Chicago winter riders,
Great Lakes Adventure Project is putting together a short article on Chicago's winter cyclist. However, we can't do it without some input:
Tell us what you love about winter riding, braving the cold, what keeps you upright on slick roads, the necessary gear, favorite routes and anything else that keep you pedaling all winter.
you are out here in Lombard???
where do you ride at???
I knew more people were out here!
Chris C said:
- What I love about winter commuting: I have the entire Dupage County bike path network to myself, up until the first snowfall. If you want to see what a bike path looks like after a zombie apocalypse, come on out.
- What keeps me upright on slick roads: You get pretty good at reading ice and wider tires and slower speeds help but falling at some point is a given.
- Necessary gear: wind-proof outer layer; wool for middle warmth layers; polyester for base layer; oversized shoes to accomodate extra socks; panniers; front & back lights; battery-powered Christmas lights (for the bike).
- Favorite routes: Did I mention they rename a county-wide bike path network in my honor during the winter? Variety is the spice of life and changing the route often is required. In the summer you carry a mental list of all drinking fountains and liquor stores. In the winter, coffee shops and liquor stores.
- my coworkers think I'm crazy and not in a joking sort of way.
- moisture management is something that's learned, not taught.
- peel-and-stick tire patches don't work well in extreme cold.
- seeing a coyote carrying a dead pet doesn't get any easier over time.
- during Christmas I count manger scenes. Divided by miles the result is known as The Baby Jesus Ratio (BJR). Lombard's ratio is quite high and sometimes breaks 1.0. Well worth the commute.
- biking below zero becomes just another day in the saddle.
Can't ride in the snow and ice any more...fell and did a number on my hip a couple of years ago. But when the streets are clear and the temps are "chrisp" I like to get out there.
No bad weather, just bad clothes. The modern fibers that wick and dry and are light, stretchy and don't bind are great. GoreTex is wonderful.
If only there was a way to keep my nose from flooding!
For the question from the security guard when I came in without my bike because I don't do snow:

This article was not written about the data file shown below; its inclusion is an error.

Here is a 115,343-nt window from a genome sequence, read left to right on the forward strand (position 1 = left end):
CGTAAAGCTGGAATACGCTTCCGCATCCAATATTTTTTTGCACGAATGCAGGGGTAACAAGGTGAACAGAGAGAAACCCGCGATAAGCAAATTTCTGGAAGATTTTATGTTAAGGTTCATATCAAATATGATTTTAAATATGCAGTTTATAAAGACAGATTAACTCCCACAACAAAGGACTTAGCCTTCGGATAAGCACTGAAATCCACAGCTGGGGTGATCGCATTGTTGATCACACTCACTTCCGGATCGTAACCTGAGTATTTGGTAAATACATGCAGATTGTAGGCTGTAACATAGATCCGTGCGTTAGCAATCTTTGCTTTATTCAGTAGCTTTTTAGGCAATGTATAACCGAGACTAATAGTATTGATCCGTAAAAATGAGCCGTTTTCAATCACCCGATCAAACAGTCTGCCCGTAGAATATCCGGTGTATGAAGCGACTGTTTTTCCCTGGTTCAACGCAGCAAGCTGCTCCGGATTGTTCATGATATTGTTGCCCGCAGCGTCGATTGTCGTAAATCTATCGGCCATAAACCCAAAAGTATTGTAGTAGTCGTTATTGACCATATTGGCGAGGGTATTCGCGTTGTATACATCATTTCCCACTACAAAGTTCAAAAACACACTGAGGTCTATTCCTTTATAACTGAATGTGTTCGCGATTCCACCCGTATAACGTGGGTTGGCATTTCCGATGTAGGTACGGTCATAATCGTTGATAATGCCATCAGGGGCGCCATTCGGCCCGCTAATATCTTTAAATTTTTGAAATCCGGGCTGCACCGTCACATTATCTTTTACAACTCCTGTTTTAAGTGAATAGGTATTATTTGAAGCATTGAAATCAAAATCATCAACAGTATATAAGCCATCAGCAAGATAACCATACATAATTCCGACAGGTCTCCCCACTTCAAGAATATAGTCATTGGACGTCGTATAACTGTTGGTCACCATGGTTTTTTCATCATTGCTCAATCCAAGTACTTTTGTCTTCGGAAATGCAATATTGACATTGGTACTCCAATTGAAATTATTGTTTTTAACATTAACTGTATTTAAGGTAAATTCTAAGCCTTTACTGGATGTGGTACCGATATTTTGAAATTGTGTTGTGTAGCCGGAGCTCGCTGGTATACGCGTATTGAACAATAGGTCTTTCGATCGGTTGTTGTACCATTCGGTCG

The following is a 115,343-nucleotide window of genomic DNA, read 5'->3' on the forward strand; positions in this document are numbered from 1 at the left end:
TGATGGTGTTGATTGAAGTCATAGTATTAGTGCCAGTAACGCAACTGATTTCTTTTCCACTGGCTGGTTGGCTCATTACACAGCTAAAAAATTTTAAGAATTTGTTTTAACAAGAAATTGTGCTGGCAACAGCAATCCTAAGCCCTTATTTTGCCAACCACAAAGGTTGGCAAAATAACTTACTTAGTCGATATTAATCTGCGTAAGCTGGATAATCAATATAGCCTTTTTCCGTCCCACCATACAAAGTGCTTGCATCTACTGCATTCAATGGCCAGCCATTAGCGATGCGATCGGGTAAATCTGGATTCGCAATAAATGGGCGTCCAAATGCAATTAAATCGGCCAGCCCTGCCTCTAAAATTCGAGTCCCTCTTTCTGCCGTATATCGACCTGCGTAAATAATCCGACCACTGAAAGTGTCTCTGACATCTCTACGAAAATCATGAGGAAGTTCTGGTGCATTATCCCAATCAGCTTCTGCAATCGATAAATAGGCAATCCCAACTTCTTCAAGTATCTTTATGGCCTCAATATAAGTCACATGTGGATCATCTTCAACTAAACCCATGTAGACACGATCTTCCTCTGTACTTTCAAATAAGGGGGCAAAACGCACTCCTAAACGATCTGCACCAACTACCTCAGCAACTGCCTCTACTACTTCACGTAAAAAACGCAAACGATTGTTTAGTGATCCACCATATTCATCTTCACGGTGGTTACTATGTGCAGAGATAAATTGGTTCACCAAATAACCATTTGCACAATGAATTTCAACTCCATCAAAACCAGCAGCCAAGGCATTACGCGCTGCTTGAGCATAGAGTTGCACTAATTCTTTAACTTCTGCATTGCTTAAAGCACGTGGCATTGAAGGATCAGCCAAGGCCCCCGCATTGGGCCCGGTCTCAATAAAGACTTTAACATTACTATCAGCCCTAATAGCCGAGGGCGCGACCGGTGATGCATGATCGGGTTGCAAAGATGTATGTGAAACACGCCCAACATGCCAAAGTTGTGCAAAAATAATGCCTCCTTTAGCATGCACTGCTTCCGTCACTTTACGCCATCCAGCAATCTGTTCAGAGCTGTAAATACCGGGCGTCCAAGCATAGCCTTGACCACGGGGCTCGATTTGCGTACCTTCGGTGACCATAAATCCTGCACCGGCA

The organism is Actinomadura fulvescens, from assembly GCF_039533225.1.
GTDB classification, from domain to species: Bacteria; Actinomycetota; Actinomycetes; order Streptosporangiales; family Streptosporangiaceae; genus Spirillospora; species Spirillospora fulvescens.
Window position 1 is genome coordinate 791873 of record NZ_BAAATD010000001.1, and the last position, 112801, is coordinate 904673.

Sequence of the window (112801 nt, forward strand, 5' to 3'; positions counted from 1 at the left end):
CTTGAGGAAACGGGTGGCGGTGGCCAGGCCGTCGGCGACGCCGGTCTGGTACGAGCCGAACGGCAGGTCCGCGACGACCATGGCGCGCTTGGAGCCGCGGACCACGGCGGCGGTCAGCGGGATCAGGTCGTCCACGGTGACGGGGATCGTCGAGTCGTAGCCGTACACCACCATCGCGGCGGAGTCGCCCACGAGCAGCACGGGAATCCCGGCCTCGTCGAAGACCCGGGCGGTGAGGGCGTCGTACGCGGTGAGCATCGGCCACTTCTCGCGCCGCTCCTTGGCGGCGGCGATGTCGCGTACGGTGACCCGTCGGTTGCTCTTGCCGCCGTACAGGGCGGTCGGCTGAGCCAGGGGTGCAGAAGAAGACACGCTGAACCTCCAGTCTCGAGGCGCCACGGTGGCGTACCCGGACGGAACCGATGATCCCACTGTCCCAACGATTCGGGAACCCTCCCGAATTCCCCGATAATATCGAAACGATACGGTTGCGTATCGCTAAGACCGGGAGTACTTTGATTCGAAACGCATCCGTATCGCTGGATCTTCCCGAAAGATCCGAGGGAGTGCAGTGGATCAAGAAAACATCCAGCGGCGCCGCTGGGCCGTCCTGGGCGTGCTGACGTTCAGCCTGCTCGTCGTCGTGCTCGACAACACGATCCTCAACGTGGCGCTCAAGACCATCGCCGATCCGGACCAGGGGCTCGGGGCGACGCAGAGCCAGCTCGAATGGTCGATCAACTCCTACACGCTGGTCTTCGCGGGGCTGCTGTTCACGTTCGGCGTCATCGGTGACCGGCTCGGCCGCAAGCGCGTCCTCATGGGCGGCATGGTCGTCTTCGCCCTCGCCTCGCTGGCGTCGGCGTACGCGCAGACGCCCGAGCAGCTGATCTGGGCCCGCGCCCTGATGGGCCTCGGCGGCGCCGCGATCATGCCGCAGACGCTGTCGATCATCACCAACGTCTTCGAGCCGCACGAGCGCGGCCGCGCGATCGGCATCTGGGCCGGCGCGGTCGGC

No bike today?
Bundling up to go out knowing you can warm up at your destination.
Answering questions and seeing the look when people ask you if you rode here.
Unless it's single digits or windy, really windy it's not that hard to keep warm, layer, get a wind "proof" shell, a balaclava...etc.
I've NEVER wrecked in the winter I also take my Mt. Bike out with better tires some people may ride "fixed" I can't.
No favorite routes other than the nearest to the most direct route to my destination.
Because if I don't get enough exercise I get blue.
I love seeing other people riding in the winter, and then we give each other thumb's up!
Also, I work late so I bike to the train so I don't have to wait for the bus. I haven't done the full trek to work yet, but that's mostly because I would have to bike during rush hour and I'm still pretty paranoid from my last bike accident.
In general, it's quicker, it makes me feel healthier, makes me really happy, cheap, only relying on myself to get where I need to get on time rather than waiting for a bus. Lots of layers have kept me warm in 15 degree weather. I haven't really gone below that temperature yet (since I don't have goggles), and if the roads are snowy I don't ride. Sometimes they are a little slick at night so I ride slow and on back roads, and it's still quicker than the bus.
Ride slow, ride safe, layer up w/ the right clothing, and you'll have a good time. I'm looking forward to my short bike ride home later.
I love all of these answers. We are a hardy, adventuresome bunch.
I ride in the winter for the same reasons that I ride my bike the other seasons. Too many to list, but at the heart of it, it's because I like to ride.